Gayann Brandenburg says supporting people in expanding their social roles helps people become included in the community.
“When people have opportunities to belong, they build friendships. It increases their self-esteem, and helps them achieve their potential,” Brandenburg said. “Feeling isolated leads to depression. How can we make a meaningful impact, and not just brush people aside, be it the elderly or individuals with I/DD?
“If you want people to belong, you have to include them, and not let them feel like a bystander. Look for opportunities for people to have valued social roles such as employee, volunteer, friend, board member, mentor.” Brandenburg continued. “All of us are a spoke in the wheel of humanity, and we all must contribute. If a spoke in the wheel is broken, the wheel will collapse. When all of us are included and involved, we are like a well-oiled machine.”
For example, if you are planning a birthday party for a person with I/DD, include them in planning the party. And people with I/DD may benefit from or ask for support when making an effort to get involved, such as bringing doughnuts to work or sending out Christmas cards.
“It’s the idea of reciprocity,” Brandenburg said. “Participation is a learned skill, and we have to teach people with I/DD that skill.”
People with I/DD who are included in community events tend to be employed and have less health problems, Brandenburg said. And having a job contributes to mental well-being.
Dennis Carbrey enjoys working, which gives him a sense of belonging.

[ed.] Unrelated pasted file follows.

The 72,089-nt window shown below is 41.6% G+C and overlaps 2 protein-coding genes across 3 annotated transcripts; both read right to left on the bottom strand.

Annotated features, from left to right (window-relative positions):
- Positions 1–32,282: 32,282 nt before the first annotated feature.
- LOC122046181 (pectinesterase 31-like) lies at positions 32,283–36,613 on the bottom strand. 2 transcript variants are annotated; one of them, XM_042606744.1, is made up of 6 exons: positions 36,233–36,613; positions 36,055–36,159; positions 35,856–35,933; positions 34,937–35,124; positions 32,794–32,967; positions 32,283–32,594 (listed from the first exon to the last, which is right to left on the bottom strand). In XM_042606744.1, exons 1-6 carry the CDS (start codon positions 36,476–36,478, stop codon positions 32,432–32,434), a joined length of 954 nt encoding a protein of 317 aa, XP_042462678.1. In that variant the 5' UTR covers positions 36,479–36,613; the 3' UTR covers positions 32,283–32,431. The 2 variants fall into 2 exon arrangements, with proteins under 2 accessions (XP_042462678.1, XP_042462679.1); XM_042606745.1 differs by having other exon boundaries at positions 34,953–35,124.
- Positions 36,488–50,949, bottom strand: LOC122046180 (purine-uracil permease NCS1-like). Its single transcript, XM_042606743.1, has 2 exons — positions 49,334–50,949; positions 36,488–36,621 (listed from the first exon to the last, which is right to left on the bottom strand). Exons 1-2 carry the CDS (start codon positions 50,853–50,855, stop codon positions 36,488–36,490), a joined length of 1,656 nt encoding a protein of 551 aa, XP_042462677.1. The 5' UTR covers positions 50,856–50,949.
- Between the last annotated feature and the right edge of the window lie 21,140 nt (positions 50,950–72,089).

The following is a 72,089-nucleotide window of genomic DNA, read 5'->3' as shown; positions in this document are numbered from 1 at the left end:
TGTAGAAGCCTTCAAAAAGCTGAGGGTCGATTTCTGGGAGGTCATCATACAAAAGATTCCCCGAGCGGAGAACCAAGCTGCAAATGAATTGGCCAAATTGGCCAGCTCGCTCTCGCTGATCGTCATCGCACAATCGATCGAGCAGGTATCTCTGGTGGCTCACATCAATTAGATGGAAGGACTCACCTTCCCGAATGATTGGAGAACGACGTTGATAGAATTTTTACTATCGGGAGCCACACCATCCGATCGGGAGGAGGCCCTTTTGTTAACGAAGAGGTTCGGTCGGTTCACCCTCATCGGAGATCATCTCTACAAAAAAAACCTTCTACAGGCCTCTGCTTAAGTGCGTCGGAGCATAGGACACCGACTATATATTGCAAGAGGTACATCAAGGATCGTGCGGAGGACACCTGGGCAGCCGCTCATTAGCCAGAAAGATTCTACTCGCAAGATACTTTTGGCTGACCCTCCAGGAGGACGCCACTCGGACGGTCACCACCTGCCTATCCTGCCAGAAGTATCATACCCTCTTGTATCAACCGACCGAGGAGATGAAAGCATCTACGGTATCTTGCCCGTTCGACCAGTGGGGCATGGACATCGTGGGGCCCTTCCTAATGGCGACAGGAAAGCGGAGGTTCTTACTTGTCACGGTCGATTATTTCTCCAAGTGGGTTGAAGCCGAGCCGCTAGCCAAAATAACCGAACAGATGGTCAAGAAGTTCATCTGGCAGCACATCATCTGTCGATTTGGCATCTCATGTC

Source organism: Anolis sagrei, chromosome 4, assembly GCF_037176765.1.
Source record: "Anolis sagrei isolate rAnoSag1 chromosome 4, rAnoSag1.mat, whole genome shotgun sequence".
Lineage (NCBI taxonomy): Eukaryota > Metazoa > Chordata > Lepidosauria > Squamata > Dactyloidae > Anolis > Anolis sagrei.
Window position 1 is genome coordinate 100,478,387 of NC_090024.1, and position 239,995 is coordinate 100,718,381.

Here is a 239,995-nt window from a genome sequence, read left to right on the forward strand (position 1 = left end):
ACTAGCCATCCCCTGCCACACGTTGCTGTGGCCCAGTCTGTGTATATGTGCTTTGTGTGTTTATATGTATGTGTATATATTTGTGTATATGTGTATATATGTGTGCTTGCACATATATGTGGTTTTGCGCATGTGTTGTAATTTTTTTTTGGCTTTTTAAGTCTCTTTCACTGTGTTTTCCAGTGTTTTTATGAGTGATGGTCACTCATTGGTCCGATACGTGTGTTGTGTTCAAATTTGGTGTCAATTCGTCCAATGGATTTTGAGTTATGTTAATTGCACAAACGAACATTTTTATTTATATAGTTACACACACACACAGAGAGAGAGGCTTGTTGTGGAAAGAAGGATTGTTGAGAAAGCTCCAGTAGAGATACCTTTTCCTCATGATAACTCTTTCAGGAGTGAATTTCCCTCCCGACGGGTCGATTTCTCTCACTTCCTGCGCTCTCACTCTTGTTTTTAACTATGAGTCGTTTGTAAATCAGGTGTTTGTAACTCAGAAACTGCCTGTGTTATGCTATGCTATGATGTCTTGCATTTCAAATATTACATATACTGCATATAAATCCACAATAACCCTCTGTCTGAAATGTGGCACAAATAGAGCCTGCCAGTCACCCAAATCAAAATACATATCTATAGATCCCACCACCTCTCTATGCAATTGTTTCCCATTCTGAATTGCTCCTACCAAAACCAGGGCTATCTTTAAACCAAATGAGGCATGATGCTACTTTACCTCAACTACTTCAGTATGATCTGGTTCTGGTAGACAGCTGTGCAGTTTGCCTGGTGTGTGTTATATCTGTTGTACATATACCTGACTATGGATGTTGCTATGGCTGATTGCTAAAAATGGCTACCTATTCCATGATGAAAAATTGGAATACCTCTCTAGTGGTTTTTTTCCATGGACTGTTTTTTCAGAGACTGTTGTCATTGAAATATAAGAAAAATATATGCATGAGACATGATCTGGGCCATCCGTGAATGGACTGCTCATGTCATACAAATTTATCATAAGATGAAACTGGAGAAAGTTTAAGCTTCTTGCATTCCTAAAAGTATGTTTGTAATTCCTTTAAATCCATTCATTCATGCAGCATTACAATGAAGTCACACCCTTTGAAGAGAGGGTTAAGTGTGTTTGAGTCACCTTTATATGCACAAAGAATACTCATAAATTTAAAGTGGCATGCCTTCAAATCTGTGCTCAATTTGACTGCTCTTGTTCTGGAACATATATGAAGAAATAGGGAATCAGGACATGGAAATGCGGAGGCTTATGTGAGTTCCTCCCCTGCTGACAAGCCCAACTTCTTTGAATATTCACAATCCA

“I was tickled to death to hear I was going back to work,” said Dennis Carbrey, who was furloughed early during the pandemic. “It was hard to find things that interested me when I wasn’t working.”
Erin Bargman especially feels the seclusion during the pandemic lockdown, and experiences inclusion when she is working at Pizzability and Brewability.
“It’s not a great time with COVID. I feel isolated. We have to wait it out. Work is a way out of the house,” Bargman said. “I like my routines. It’s frustrating spending time in my room. It upsets me. … And here we are!”
“Employment makes all the difference in the world,” Brandenburg explained. “It’s a safe place and the support of a job coach helps a new employee be successful.”
Joan Ulibarri works at a parish, and finds the time stimulating. “We have really good discussions. And I make friends at work. It’s been a really good place for me,” she said.
Chris Patton, who writes poetry and started his own T-shirt business, finds inclusion through his poetry, music and art.
“I loved swimming and playing basketball at a rec center,” Patton said. However, when a lifeguard yelled at him, Patton felt ostracized.